ICH Q9 discusses the difficulty of achieving a shared understanding of the application of risk management because each stakeholder might: Perceive different potential harms Place a different probability on each harm occurring Attribute different severities to each harm Subjectivity can be compounded by groupthink as part of brainstorming activities—during hazard identification steps, for example, and when probability ratings are being assigned.
In addition, a lack of diversity in risk-assessment teams can limit the breadth and effectiveness of risk-assessment exercises. Subjectivity can have other negative effects, as well. As discussed in ISO , 13 stakeholders form judgments about risks based on differences in values, needs, assumptions, concerns, etc.
As a result, it can be difficult to reach agreement on the acceptability of a particular risk, or on the suitability of the course of action proposed to address that risk.
This is not to say that subjectivity should be banished from discussions on risk. Without the critical analysis of alternative viewpoints, groupthink can blind team members to significant risks.
Subjectivity is not just how we perceive and discuss risks—it can also be a consequence of the scoring method used to estimate the risk. If the quantitative aspect of the occurrence scale were not there, however as is often the case , the scale would provide no guidance to what these phrases mean, especially in the context of the risk-estimation exercise in question, introducing subjectivity into the likelihood-of-occurrence ratings.
Research has found that different people interpret phrases such as these in very different ways—see Budescu, Por, and Broomwell for a useful research study in this regard. This can help achieve more science-based likelihood-of-occurrence estimates and severity ratings for hazards that are not adversely influenced by risk perception factors.
Ensure that risk-assessment teams are sufficiently diverse can help with failure mode identification activities, and when risk control proposals are being discussed and determined.
Inviting someone onto the team with a different point of view to challenge what has been proposed 13 to also be of value. Use key words in scales to identify levels of severity, likelihood, and detectability. Acknowledge that uncertainty is present during risk analysis.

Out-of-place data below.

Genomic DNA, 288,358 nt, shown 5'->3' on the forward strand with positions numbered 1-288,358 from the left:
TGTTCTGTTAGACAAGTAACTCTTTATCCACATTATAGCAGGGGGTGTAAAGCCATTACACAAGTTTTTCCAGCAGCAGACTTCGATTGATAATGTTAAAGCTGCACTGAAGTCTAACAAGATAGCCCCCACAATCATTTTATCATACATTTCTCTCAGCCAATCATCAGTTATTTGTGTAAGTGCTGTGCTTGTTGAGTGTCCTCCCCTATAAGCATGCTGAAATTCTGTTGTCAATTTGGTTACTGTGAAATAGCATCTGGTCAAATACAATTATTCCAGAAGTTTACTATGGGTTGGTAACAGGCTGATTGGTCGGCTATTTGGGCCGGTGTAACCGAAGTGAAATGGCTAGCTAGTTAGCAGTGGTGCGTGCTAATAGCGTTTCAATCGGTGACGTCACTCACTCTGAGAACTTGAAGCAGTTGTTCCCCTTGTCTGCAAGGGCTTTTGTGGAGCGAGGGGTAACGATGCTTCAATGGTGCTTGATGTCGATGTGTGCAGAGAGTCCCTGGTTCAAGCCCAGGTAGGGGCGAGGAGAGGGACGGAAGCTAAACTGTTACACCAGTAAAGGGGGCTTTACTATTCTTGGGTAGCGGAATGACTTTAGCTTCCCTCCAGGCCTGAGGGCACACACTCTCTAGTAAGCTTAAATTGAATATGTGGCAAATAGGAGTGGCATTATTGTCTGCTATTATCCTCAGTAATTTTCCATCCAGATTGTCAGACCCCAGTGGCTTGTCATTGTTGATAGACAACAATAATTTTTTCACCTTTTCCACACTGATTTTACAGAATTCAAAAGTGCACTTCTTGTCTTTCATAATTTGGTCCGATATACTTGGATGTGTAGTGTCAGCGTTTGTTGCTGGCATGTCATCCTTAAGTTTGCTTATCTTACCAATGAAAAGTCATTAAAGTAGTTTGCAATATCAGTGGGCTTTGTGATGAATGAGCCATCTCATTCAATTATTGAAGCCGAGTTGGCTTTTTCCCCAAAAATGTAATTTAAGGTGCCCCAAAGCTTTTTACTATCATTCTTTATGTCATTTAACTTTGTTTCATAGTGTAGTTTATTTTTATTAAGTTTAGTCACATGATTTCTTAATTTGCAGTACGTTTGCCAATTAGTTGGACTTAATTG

Useful strategies include documenting any pertinent assumptions made during the risk assessment in the risk-assessment report, and the likely range of any risk ratings or RPNs considered especially difficult to assess. Addressing such ranges is not unlike the approach used by storm forecasters for tropical storm predictions. Realize that you may know more than you think, and source the data to support that knowledge.
Another simple strategy is to design the risk-assessment tool to ensure the following: Before any probability, severity, or detection ratings are assigned to failure modes or hazards, the current GMP controls that may help prevent, detect, and reduce the potential effects of those failure modes or hazards should be formally documented and assessed.
Ongoing monitoring activities are also important, as they can identify situations or changes that could affect the original risk assessment and the decisions made.
How much uncertainty was associated with the probability estimates and with the identification of failure modes last time? How much has the process changed since the original risk assessment was performed? Some risk reviews may be coupled with annual product reviews APRs. We think this is a useful strategy and one that can make best use of the extensive data compiled for APRs. It can also be useful if clear risk-review instructions are prescribed in the risk team report e.
Doing this recognizes that the risk team members will usually have good insight into any problems and assumptions that arose, and they should be familiar with how dynamic or static the situation was, and is. If there were significant uncertainty in a likelihood-of-occurrence estimate during the original risk-assessment exercise, for example, the team should document the need to reexamine this more carefully during the review exercise, taking into account certain types of information that should, by then, be available to better inform that estimate.
Evidence from a system or process adequately controlled is more reliable than evidence from a poorly controlled or questionable system or process. Adapted from best practices from the financial industry, these guidelines can be useful for any organization in its quality audit processes and can benefit its overall risk management strategy. Only with reliable audit evidence can it assess risk and mitigate it effectively.